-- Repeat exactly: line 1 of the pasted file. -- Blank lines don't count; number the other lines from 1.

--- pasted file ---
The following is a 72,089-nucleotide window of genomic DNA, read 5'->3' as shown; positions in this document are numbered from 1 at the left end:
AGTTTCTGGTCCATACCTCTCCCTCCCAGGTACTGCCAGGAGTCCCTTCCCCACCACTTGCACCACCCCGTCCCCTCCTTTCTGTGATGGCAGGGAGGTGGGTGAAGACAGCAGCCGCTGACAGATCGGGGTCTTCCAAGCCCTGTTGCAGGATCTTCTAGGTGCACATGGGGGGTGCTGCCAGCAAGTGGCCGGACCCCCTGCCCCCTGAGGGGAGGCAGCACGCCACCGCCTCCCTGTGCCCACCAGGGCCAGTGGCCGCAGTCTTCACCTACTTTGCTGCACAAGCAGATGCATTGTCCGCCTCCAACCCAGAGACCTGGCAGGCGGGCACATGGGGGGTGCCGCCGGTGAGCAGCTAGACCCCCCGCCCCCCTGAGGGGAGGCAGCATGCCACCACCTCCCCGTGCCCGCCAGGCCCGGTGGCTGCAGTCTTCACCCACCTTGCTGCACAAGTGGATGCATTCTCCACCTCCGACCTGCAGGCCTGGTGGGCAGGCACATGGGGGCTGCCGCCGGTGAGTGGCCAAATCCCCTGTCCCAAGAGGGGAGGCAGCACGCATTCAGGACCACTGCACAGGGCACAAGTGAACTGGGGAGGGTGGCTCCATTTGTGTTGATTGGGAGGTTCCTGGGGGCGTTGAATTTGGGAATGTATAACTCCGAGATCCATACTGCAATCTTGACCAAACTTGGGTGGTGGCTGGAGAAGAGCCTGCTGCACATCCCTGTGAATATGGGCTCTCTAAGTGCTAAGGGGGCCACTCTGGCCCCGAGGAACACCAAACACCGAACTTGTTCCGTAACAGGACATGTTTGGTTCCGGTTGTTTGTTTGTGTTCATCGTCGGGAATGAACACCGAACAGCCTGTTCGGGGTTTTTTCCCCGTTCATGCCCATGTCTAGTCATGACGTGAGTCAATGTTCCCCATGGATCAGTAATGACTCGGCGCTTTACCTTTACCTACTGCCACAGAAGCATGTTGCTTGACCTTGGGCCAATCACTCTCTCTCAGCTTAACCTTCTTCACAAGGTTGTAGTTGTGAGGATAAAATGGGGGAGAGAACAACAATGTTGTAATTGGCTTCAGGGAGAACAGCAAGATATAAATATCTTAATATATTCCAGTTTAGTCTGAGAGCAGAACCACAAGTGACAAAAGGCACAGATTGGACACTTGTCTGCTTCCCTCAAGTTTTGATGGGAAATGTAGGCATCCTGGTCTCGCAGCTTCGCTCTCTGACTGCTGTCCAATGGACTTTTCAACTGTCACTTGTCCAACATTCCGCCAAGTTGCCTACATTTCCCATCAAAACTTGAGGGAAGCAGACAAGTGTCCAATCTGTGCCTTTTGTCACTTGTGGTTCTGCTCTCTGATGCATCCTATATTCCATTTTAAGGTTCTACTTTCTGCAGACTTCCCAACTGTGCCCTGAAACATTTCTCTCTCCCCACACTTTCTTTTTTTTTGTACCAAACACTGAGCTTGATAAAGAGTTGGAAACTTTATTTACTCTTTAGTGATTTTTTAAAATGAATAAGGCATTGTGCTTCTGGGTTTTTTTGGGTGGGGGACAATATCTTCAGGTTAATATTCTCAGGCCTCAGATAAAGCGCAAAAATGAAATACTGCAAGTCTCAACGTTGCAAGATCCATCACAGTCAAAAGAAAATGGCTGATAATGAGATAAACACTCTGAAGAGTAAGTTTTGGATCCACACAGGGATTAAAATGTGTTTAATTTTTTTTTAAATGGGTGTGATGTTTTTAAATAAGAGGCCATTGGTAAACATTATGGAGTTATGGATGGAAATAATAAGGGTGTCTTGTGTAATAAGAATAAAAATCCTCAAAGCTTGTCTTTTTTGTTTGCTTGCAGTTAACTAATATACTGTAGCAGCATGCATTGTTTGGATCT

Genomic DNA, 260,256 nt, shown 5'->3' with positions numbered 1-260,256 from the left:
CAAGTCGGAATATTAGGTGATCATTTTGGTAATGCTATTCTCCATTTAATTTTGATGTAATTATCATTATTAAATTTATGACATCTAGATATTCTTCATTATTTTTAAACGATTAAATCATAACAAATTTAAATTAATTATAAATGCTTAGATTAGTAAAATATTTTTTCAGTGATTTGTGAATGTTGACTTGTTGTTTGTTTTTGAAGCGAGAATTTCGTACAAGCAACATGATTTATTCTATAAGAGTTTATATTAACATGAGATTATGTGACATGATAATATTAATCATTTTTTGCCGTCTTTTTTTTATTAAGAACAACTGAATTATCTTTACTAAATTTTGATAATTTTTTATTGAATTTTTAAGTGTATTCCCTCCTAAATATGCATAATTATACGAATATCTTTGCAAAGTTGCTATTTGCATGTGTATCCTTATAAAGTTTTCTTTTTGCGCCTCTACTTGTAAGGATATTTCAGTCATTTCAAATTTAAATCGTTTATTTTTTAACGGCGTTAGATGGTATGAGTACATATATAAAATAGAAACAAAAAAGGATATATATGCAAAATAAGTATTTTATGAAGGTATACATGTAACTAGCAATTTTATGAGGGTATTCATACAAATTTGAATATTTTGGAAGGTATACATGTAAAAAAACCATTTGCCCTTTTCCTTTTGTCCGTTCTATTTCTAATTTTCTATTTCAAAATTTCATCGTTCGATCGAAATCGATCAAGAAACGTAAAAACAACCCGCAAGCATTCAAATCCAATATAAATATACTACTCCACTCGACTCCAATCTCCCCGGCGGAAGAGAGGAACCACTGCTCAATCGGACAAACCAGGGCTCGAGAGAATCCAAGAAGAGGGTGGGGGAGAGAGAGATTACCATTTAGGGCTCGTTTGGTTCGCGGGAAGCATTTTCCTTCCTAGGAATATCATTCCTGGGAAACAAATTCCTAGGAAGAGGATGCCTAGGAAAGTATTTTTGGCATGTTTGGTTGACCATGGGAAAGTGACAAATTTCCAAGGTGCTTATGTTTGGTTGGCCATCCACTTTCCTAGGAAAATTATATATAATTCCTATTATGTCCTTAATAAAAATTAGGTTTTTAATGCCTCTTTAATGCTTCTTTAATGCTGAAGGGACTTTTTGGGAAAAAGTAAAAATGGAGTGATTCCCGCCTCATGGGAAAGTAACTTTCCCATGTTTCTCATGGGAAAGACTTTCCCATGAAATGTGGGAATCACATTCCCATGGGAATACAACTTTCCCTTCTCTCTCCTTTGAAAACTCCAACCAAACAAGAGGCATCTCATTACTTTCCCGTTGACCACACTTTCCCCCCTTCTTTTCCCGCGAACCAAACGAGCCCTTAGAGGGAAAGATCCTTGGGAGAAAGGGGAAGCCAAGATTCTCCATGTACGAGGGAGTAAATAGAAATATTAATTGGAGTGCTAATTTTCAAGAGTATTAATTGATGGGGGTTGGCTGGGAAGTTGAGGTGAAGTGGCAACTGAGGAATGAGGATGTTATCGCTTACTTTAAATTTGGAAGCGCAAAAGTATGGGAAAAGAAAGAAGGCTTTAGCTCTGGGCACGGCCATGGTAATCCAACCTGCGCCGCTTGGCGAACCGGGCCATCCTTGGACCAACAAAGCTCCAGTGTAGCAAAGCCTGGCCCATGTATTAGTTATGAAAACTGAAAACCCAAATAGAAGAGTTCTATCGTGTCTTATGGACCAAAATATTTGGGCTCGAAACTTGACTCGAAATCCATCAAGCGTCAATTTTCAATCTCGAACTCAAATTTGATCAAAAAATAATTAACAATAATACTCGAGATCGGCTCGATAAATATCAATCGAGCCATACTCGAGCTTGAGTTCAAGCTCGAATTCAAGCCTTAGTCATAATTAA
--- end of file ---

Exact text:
The following is a 72,089-nucleotide window of genomic DNA, read 5'->3' as shown; positions in this document are numbered from 1 at the left end: